The world has to take a multipronged approach to tackling COVID-19. We should work to identify effective repurposed drugs, validate experimental drugs, develop new drugs, test early treatments, test late treatments, try convalescent serums and invest in vaccines. We must do all of this in parallel to end the pandemic.
CETF fills a gap in existing research efforts. We are laser-focused on identifying existing drugs that can be used to effectively treat COVID-19 early. These key principles guide our approach:
1. Treat early with antivirals and anti-inflammatories. The earlier antiviral and anti-inflammatory medicines are administered, the more effective they will be in combatting viral replication in the body.
2. Focus on existing drugs. Repurposing existing drugs is the fastest, safest, and lowest cost path to an effective COVID-19 treatment that could prevent tens of thousands of hospitalizations and deaths. These drugs have already gone through extensive safety testing, so their side effects are well known. Because they are already on the market, they will be much faster to mass-produce than new drugs.
3. Take a portfolio approach. Funding an array of well-designed outpatient clinical trials in parallel is the fastest way to identify which existing drugs work to treat COVID-19 and which ones don’t.
4. Remember that drug, dose and timing are intertwined. For any drug taken for any disease, the drug(s) chosen, the dose given, and the timing all matter significantly. If any one of the three parameters is off, it can mean the difference between overwhelming success and abject failure. Treating as early as possible results in dramatically better outcomes.
5. Select the most promising trials. Our Scientific Advisory Board (SAB) is a team of top physicians and scientists with diverse and complementary expertise. All funded trials go through a rigorous review process by the SAB before being approved. Our board has no vested interest in any public or private entity to ensure objectivity.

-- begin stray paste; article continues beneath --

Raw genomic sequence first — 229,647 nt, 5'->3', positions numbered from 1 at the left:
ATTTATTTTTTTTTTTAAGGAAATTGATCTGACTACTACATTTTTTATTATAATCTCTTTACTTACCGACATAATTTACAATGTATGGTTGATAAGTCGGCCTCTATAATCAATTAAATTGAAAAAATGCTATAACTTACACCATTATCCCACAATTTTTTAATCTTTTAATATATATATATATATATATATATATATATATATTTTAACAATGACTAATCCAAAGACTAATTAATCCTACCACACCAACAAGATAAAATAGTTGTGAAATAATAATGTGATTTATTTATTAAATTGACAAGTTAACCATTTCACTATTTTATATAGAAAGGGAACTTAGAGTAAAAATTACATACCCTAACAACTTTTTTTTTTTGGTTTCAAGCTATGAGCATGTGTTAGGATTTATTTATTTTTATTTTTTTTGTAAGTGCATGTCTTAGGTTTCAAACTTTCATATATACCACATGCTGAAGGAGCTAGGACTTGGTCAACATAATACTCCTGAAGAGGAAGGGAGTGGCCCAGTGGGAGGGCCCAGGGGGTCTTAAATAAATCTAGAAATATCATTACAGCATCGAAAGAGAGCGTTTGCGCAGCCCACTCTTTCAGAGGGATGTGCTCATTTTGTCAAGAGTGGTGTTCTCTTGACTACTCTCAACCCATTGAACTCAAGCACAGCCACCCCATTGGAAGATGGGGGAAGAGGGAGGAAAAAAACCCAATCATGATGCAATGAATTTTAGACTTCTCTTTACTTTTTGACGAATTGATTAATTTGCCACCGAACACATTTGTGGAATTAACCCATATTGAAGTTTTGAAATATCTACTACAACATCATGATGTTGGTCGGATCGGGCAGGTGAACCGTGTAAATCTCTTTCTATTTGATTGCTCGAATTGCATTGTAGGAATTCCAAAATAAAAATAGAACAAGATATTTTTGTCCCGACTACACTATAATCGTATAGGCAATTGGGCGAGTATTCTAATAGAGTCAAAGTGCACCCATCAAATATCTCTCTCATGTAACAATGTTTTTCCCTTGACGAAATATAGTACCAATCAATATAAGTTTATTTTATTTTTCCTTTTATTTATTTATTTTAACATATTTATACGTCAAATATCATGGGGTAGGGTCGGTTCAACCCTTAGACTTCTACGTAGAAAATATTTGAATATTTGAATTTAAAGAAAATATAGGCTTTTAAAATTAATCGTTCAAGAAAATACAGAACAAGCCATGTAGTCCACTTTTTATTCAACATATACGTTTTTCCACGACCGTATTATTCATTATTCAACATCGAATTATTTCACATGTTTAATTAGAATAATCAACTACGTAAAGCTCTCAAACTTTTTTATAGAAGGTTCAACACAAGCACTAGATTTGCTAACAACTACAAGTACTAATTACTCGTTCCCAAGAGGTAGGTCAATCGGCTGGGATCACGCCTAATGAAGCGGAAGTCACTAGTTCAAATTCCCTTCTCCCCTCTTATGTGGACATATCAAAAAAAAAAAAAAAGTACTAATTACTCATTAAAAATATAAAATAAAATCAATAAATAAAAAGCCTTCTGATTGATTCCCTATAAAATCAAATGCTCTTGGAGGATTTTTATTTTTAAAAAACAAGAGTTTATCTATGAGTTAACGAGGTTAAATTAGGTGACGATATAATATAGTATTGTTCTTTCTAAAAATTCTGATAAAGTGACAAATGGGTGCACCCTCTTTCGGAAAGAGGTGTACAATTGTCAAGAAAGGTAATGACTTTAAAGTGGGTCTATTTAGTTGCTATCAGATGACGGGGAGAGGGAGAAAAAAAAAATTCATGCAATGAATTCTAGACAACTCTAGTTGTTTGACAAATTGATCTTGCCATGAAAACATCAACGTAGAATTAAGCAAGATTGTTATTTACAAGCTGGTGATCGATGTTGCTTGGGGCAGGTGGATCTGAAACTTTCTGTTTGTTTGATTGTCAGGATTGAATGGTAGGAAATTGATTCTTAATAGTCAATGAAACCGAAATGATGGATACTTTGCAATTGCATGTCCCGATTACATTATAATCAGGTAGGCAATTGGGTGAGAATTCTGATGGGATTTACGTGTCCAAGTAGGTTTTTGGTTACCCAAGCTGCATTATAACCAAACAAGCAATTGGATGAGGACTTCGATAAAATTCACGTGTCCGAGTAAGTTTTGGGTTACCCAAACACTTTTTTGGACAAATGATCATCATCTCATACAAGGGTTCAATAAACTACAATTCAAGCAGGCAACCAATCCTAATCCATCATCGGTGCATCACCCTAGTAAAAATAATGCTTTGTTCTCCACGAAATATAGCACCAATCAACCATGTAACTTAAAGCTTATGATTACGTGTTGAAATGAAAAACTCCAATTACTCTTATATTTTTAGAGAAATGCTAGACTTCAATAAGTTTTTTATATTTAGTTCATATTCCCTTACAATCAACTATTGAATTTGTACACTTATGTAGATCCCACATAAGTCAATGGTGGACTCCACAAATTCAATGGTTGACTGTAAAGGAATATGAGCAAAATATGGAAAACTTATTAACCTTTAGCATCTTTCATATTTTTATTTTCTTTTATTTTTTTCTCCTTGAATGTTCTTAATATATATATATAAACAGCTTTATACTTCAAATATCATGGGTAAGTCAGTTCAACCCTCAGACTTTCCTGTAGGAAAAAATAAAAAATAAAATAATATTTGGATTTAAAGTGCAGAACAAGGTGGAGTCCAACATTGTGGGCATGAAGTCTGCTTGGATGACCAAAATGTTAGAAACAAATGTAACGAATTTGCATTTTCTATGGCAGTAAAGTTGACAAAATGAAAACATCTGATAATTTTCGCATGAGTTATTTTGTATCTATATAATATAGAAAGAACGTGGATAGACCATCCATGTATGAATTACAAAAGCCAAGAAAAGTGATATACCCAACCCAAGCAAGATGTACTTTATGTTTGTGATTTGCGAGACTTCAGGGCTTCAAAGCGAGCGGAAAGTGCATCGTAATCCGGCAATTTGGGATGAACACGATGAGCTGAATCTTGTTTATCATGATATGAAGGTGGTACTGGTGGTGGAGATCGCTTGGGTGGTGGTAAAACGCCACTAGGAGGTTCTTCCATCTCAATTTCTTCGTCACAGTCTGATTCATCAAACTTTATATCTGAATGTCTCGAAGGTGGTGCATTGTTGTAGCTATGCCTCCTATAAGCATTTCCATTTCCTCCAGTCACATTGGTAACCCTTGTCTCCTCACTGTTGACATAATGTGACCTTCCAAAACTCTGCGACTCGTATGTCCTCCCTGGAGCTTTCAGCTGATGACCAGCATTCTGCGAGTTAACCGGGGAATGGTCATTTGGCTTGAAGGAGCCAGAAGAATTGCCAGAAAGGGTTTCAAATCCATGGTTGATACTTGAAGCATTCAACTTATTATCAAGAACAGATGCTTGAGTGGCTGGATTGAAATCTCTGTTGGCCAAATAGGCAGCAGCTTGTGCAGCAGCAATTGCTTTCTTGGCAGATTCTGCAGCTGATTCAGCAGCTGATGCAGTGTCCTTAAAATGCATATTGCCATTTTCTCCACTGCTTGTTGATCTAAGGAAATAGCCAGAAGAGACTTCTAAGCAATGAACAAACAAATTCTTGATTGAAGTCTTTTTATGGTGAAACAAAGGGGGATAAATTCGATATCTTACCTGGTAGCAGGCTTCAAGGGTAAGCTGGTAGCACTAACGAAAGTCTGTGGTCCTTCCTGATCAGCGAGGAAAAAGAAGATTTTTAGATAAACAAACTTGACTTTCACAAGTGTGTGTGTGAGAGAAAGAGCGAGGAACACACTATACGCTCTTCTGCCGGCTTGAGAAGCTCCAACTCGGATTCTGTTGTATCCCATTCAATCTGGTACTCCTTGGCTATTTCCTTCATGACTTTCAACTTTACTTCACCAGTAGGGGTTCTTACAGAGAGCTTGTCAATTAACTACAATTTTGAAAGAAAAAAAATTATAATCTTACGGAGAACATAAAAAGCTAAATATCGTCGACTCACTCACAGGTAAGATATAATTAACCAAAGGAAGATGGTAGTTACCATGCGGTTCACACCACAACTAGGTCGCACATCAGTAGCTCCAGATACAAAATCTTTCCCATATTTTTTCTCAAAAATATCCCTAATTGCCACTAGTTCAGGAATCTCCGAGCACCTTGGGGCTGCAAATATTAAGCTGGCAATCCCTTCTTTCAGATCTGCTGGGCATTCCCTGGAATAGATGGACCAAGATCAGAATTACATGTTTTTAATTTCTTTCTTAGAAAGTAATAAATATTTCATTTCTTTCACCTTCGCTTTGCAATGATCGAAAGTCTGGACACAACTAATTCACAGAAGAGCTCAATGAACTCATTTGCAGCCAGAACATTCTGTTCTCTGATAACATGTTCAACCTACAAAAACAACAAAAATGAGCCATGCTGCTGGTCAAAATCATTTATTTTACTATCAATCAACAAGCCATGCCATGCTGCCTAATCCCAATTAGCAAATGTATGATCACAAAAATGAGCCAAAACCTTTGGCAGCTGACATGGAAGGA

6. Set up trials to withstand scrutiny. Clinical trials should adhere to the highest testing standards. This means double-blinded, randomized controlled trials with peer-reviewed results. Further, when a trial identifies an effective drug, it should become the new control (which is standard for adaptive trials). This will encourage more people to sign up for trials since everyone will know they will, at a minimum, receive a more effective treatment than the previous standard of care.
7. Support trial recruitment and retention. Outpatient clinical trials should be heavily promoted to recruit participants quickly. This leads to faster completion and more actionable data, at a lower cost.
8. Test all the most promising early treatments. A single, multi-institution adaptive randomized controlled trial testing all the candidates is ideal. There should be one multi-institution, multi-arm randomized controlled adaptive clinical trial on the entire set of most promising drugs with the largest enrollment, in order to test all the drugs simultaneously. Once we understand the singleton effects, we can intelligently combine the best drugs and optimize dosing.
10. Engagement in public policy may be needed. We are focused on using science to lead us out of this problem by identifying the most effective existing drugs to treat the virus early. If we need to influence public policy to encourage adoption of these treatments, we will do whatever it takes to help save lives.